The Army faces two fundamental transformational challenges, according to Camarillo. First, the service is rapidly transforming to meet challenging landscapes after two decades of counterinsurgency and counterterrorism operations, shifting to large scale combat operations that rely on modernized maneuver capabilities. Second, the Army is implementing a secure and resilient network to transmit critical data within those continually evolving and complex operational landscapes.
During the Technical Exchange Meeting 9 Warfighting Panel, Lt. Gen. Xavier Brunson, I Corps Commanding General, said that he is working to overcome the unique data exchange obstacles in the Indo-Pacific area of responsibility.
“I must provide the Joint Force Commander with options, in an operational environment that includes a near peer adversary, great physical distances, and harsh geographic conditions that challenge the Army’s ability to operate across all domains and warfighting functions,” Brunson said. “Our ability to conduct distributed command and control in the Indo Pacific theater requires access to joint partner resources wherever they reside globally. I require a diverse, assured, resilient and agnostic transport that is inherently joint, reasonably agnostic and optimized for distributed operations.”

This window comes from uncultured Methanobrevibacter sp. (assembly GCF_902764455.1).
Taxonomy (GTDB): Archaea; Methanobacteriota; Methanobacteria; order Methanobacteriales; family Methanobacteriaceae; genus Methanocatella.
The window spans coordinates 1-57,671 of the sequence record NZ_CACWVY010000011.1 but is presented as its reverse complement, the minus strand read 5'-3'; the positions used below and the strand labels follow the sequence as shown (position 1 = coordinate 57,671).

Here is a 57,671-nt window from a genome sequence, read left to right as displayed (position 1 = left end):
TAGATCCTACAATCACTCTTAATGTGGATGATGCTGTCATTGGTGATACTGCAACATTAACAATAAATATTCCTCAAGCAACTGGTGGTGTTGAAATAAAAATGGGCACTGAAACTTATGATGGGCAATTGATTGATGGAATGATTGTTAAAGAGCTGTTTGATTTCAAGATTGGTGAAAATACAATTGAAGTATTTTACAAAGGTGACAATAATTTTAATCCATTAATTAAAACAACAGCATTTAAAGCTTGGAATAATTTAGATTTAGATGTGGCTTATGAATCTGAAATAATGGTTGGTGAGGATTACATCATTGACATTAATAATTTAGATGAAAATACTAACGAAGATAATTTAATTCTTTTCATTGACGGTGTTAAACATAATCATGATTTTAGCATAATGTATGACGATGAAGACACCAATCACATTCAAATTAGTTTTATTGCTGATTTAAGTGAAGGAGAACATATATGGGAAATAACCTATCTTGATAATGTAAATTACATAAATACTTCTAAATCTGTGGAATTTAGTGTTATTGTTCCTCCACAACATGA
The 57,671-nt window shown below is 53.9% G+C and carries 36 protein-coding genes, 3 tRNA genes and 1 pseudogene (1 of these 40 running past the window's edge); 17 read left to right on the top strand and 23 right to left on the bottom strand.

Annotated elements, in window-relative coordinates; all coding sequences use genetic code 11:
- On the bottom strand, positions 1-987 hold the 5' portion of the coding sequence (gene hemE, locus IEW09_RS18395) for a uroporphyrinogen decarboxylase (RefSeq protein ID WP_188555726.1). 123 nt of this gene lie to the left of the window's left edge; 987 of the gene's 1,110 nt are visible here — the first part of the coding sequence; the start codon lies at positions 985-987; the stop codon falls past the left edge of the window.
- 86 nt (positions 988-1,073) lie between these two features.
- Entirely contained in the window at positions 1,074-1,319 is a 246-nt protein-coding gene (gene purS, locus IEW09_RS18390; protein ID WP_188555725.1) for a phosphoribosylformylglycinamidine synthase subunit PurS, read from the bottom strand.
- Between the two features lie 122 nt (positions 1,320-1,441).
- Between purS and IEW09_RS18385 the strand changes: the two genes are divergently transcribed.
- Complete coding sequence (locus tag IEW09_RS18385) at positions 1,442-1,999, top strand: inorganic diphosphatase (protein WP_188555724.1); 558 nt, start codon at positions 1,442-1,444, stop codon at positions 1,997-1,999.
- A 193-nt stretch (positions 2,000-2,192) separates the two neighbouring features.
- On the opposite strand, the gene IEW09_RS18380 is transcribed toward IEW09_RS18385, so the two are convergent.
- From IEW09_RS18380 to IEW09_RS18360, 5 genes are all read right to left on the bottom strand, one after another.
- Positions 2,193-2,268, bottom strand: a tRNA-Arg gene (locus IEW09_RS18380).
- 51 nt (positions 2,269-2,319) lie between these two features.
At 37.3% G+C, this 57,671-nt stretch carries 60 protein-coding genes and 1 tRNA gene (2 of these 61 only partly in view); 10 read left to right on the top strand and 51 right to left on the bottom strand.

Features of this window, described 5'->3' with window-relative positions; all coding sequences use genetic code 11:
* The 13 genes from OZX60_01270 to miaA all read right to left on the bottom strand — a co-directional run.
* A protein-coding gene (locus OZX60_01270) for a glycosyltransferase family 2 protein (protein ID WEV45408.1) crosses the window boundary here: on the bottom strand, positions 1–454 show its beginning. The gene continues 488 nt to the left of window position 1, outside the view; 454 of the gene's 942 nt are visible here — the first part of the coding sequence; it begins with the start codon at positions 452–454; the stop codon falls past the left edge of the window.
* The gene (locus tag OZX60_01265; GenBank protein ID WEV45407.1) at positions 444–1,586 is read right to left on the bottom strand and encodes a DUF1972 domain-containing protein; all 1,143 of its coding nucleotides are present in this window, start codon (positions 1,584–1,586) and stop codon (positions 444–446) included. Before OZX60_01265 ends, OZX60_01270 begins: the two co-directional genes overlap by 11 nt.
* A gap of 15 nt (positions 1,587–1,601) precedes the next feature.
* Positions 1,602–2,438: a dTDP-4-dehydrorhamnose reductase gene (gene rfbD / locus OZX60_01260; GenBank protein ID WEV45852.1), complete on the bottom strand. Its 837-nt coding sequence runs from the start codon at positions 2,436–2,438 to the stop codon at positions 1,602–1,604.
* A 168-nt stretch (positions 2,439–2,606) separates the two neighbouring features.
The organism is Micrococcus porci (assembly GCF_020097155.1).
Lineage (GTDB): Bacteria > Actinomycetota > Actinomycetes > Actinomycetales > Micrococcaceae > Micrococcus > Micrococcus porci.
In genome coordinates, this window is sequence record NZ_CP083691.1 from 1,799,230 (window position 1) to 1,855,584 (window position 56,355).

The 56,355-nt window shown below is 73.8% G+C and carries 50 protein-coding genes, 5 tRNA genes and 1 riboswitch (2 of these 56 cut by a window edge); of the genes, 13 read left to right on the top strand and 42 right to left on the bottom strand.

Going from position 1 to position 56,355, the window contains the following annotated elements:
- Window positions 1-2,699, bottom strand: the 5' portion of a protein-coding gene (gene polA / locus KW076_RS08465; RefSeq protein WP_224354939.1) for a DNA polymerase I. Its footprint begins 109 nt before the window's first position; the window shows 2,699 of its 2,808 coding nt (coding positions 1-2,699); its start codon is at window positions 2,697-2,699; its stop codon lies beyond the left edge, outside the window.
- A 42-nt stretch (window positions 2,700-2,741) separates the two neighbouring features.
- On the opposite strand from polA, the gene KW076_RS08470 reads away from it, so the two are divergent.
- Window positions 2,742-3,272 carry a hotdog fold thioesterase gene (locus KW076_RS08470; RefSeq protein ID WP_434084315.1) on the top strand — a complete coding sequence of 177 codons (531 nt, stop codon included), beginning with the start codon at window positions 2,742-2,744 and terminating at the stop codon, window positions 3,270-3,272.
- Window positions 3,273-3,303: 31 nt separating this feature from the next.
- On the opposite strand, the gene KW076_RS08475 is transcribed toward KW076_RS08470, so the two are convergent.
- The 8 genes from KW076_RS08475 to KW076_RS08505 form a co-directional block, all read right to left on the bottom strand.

LEVERAGING GLOBAL OPERATIONS AS LAB
As part of efforts to accelerate digital transformation, Camillo said that the Army is changing the way it develops, tests and deploys its systems to become faster, much more agile and responsive, taking advantage of all available acquisition pathways and authorities created in the last few years. To inform acquisition strategies and quickly integrate new technologies, the Army will accelerate experimentation, quickly prototype capabilities and leverage real-world operational exercise experimentation globally to de-risk programs — such as distributed command and control and tactical cloud capabilities; high-throughput, low latency multi-orbit multi-band capabilities; and automatic primary, alternate, continency and emergency communications plans.